Bors implements a workflow that enforces the rule that the master branch always passes all the tests. Bors-NG is not the only bot that implements this, or even the first.

The original bors (Bors-OG)

Bors-OG is in this repository.

Once it’s set up on a repository, you can use it the same way as Bors-NG, but I don’t recommend it and neither does its creator. Bors-OG needs to be configured with a user account on GitHub, then you run it in a cron job.

The Rust project eventually abandoned it because they couldn’t keep the latency they wanted and avoid hitting GitHub rate limits. So another developer redid it.

Homu; Bors as a webhook

The original Homu is here. The actively maintained fork, by the Servo project, is here.

Homu also works pretty much the same as Bors. It’s what Rust and Servo are using. It’s a webhook, which means it has far lower latency than Bors-OG, and it doesn’t hit GitHub’s rate limit as quickly as the polling approach. It helps that homu maintains a database, so it doesn’t have to fetch as much information to do anything.

The Rust community organization have a fork of Servo’s Homu, which they renamed bors*. It’s Homu, and Rust isn’t actually using it (they’re using Servo’s fork).

* Update 12 September 2017: This repository was deleted because it was unused.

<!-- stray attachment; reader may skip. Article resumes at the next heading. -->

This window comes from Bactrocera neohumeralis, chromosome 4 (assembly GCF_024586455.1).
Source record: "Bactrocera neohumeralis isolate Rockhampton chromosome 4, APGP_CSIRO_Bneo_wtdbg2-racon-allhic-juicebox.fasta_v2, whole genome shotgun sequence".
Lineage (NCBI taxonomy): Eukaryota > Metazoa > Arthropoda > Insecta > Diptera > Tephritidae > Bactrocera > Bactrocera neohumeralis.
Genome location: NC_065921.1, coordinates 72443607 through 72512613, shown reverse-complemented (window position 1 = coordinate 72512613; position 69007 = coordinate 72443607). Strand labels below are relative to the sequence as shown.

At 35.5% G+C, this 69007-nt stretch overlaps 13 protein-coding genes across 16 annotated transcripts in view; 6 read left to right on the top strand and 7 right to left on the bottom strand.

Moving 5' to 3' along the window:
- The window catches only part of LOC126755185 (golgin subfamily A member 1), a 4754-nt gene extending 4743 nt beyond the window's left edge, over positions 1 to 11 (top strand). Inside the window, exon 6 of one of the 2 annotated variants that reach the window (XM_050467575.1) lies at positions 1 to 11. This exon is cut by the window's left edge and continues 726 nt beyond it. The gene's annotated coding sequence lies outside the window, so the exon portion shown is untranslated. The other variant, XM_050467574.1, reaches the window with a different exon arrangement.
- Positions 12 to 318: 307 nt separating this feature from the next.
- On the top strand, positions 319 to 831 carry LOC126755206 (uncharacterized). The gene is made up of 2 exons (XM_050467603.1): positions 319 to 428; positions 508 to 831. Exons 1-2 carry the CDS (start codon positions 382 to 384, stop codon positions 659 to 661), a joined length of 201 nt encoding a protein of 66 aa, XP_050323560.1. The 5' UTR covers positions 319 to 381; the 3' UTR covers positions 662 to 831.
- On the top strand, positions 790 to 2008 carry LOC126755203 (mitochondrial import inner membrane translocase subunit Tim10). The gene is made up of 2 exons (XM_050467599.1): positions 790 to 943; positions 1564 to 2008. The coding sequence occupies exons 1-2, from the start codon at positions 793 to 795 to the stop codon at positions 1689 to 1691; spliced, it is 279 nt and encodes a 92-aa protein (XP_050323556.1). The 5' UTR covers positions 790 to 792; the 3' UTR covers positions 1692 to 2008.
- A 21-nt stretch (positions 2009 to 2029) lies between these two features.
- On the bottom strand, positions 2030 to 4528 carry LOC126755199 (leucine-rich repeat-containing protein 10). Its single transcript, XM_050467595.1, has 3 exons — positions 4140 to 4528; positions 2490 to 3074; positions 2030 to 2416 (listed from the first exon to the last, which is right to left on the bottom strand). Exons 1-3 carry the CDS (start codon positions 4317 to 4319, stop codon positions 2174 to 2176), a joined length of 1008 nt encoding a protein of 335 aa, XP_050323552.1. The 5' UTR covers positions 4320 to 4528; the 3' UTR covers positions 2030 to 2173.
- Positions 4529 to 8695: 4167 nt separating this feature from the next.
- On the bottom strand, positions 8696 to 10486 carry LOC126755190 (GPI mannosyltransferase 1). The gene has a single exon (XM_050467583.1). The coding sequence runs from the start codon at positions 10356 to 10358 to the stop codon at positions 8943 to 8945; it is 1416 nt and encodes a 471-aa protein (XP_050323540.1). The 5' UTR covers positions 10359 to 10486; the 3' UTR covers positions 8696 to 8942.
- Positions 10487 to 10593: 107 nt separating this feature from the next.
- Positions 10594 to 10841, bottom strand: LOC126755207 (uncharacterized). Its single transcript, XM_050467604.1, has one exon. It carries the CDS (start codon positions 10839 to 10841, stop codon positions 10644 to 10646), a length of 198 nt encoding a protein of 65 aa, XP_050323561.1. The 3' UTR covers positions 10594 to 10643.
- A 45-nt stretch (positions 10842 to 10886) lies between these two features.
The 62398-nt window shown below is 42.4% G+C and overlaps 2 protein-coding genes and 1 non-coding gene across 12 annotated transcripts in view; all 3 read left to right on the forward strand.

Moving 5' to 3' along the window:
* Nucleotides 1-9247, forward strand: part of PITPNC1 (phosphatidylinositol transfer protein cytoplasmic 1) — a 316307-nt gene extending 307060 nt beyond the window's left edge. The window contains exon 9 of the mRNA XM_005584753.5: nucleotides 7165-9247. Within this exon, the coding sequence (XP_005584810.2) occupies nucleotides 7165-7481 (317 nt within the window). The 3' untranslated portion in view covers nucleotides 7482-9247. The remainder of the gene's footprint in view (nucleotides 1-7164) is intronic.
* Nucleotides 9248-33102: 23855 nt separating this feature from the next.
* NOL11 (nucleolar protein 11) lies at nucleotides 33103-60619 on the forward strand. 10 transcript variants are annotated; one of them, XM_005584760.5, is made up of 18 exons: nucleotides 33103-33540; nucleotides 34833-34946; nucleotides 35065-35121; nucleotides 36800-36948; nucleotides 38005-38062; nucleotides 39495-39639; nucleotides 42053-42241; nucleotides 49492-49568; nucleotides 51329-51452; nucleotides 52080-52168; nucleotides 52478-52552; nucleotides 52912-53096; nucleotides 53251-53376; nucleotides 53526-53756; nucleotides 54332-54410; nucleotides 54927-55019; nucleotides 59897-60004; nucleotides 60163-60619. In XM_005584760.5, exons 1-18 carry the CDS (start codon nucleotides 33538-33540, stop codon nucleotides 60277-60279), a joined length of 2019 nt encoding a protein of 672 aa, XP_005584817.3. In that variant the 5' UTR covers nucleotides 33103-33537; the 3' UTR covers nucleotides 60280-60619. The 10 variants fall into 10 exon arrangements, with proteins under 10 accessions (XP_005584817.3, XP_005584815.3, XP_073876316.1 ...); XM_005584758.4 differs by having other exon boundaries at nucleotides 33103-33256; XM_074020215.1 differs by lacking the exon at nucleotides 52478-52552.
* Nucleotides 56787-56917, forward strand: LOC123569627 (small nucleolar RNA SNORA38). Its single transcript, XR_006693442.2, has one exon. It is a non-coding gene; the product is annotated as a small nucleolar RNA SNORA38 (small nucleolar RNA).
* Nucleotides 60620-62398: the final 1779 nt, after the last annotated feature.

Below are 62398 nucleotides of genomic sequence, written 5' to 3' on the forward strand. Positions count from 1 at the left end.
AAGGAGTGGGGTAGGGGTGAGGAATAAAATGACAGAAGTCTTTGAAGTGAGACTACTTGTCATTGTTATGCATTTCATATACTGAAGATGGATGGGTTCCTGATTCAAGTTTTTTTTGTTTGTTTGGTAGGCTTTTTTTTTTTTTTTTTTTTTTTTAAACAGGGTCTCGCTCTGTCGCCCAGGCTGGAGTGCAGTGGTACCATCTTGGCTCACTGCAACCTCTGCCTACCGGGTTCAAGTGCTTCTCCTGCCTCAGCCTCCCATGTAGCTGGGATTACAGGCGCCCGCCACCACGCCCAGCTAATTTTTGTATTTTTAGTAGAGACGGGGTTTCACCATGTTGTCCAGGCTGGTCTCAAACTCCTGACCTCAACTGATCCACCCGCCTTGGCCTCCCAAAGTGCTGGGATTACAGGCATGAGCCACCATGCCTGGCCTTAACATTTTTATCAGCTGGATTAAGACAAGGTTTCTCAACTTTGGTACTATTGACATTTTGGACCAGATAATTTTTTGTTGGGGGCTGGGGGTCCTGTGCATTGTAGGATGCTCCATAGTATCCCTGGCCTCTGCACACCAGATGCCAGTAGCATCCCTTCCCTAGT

So where does Bors-NG fit into all of this?

Bors-NG was created after Homu, to solve two major problems it had:

  • Homu is difficult to set up. The base distribution doesn’t have any way to administer one’s repository without admin access to the whole homu.cfg file. The Rust Community Team wanted to be able to offer “Bors as a Service.”
  • Homu doesn’t scale very well. Homu tests pull requests one at a time. The Rust project, nowadays, regularly has a queue of pull requests that’s more than a day long.

Bors-NG solves both of these problems. It can be (and is) offered as a service, and, by batching, it can reduce Homu’s O(n) builds to a more managable O(E*log(N)) number of builds.

Some other design trade-offs that Bors-NG makes


Batching is not the only way to achieve optimistic concurrency. It can also be done with parallel building, like OpenStack’s Zuul does. It doesn’t use parallel building, mostly because it requires a huge number of build machines, especially for a project like Rust where the builders aren’t all homogenous.

The Elixir programming language

The most contentious choice, even though it might be the least important.

Elixir was chosen for its fault isolation features. Since, unlike Bors-OG, Homu, and Zuul, Bors-NG is intended to be a publically used service with a large number of independent projects running on it, one misconfigured project should not be able to bring down the entire system.

Every project gets its own set of independent BEAM processes, and the supervisors for each project’s processes will not attempt to respawn them if they die. So if a project manages to trash its internal state, it will not affect anyone else.

A lot of projects achieve something similar using containers or even separate VMs. Doing it with OTP is cheaper, and it ends up using less memory.

The name

The second most contentious choice. It’s named Bors-NG because I have less naming and marketing skill than someone who is terrible at naming things.